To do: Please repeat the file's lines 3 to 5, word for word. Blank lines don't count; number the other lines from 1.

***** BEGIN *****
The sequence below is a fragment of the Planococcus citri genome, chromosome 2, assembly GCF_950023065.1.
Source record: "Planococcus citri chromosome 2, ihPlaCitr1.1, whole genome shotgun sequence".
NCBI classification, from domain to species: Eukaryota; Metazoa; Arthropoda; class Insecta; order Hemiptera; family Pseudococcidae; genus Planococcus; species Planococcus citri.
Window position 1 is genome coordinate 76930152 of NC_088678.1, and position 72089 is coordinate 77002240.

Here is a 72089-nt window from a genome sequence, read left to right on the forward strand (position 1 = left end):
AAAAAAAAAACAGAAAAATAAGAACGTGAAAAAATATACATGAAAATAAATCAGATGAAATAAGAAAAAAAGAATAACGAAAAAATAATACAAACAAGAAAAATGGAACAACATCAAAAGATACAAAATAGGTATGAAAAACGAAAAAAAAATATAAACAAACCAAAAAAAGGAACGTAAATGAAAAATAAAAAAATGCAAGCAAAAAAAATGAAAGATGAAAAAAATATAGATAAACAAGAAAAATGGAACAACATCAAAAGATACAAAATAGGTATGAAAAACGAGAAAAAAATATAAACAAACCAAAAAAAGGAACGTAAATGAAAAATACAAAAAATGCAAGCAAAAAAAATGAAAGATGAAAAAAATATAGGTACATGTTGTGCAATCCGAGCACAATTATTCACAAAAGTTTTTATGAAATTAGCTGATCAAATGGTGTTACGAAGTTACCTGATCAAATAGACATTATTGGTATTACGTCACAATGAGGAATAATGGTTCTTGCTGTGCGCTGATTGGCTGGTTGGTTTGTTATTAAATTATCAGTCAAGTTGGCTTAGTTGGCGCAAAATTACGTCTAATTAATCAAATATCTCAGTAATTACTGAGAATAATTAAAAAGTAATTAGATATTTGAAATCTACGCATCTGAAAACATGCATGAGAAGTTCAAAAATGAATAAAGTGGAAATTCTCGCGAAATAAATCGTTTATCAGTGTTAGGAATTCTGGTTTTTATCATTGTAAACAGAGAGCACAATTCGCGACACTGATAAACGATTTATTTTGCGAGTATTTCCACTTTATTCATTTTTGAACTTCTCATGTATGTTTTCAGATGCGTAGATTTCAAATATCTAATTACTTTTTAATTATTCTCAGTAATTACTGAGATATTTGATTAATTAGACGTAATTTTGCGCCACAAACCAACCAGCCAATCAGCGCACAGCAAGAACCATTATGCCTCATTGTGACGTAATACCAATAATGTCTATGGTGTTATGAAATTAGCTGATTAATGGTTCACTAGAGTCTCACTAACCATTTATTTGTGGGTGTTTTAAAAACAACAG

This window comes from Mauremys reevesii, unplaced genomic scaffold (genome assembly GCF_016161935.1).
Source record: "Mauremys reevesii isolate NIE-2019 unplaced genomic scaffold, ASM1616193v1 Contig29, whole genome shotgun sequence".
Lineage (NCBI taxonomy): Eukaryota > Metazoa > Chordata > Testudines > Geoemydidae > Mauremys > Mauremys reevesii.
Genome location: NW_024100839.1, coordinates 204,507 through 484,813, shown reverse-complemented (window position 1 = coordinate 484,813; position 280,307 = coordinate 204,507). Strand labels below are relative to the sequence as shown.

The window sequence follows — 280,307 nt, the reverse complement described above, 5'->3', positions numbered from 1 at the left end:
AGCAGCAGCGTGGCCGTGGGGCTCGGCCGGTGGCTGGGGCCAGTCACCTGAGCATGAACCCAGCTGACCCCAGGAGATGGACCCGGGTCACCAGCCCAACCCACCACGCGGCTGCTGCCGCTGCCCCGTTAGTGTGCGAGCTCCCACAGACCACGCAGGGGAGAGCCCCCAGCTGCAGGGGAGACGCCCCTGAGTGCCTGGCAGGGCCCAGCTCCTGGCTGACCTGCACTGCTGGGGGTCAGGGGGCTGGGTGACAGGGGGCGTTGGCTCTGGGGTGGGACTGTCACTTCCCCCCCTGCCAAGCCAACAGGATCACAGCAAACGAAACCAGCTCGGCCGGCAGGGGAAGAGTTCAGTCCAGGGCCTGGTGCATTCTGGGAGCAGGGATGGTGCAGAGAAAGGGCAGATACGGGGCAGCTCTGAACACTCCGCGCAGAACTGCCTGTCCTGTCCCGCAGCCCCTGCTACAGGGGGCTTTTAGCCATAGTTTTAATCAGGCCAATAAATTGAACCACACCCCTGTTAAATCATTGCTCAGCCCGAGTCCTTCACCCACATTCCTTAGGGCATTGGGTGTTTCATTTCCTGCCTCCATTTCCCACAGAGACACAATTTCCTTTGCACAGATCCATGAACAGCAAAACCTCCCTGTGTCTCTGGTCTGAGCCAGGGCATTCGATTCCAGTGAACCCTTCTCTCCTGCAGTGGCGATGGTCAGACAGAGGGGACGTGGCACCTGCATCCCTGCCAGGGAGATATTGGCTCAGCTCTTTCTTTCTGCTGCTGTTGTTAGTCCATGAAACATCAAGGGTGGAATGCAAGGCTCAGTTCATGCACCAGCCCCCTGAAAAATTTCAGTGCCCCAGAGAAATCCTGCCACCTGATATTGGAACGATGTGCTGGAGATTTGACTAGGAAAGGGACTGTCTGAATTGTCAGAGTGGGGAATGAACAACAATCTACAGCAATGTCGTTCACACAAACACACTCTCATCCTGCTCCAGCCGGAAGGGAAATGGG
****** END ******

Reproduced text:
NCBI classification, from domain to species: Eukaryota; Metazoa; Arthropoda; class Insecta; order Hemiptera; family Pseudococcidae; genus Planococcus; species Planococcus citri.
Window position 1 is genome coordinate 76930152 of NC_088678.1, and position 72089 is coordinate 77002240.

Here is a 72089-nt window from a genome sequence, read left to right on the forward strand (position 1 = left end):